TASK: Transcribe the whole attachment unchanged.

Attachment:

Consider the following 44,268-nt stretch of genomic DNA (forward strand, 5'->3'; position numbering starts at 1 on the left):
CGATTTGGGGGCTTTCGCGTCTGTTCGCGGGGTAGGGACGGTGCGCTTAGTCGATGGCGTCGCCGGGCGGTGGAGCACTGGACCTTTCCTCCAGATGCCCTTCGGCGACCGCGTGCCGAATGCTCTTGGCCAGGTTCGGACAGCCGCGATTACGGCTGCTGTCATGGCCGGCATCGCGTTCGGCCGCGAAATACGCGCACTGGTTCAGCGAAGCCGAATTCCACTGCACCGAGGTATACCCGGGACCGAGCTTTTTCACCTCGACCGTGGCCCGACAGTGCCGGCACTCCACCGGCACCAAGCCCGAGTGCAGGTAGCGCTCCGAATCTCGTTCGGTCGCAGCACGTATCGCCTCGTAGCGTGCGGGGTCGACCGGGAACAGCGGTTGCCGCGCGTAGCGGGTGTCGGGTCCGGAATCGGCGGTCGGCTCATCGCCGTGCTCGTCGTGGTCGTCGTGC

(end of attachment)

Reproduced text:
Consider the following 44,268-nt stretch of genomic DNA (forward strand, 5'->3'; position numbering starts at 1 on the left):
CGATTTGGGGGCTTTCGCGTCTGTTCGCGGGGTAGGGACGGTGCGCTTAGTCGATGGCGTCGCCGGGCGGTGGAGCACTGGACCTTTCCTCCAGATGCCCTTCGGCGACCGCGTGCCGAATGCTCTTGGCCAGGTTCGGACAGCCGCGATTACGGCTGCTGTCATGGCCGGCATCGCGTTCGGCCGCGAAATACGCGCACTGGTTCAGCGAAGCCGAATTCCACTGCACCGAGGTATACCCGGGACCGAGCTTTTTCACCTCGACCGTGGCCCGACAGTGCCGGCACTCCACCGGCACCAAGCCCGAGTGCAGGTAGCGCTCCGAATCTCGTTCGGTCGCAGCACGTATCGCCTCGTAGCGTGCGGGGTCGACCGGGAACAGCGGTTGCCGCGCGTAGCGGGTGTCGGGTCCGGAATCGGCGGTCGGCTCATCGCCGTGCTCGTCGTGGTCGTCGTGC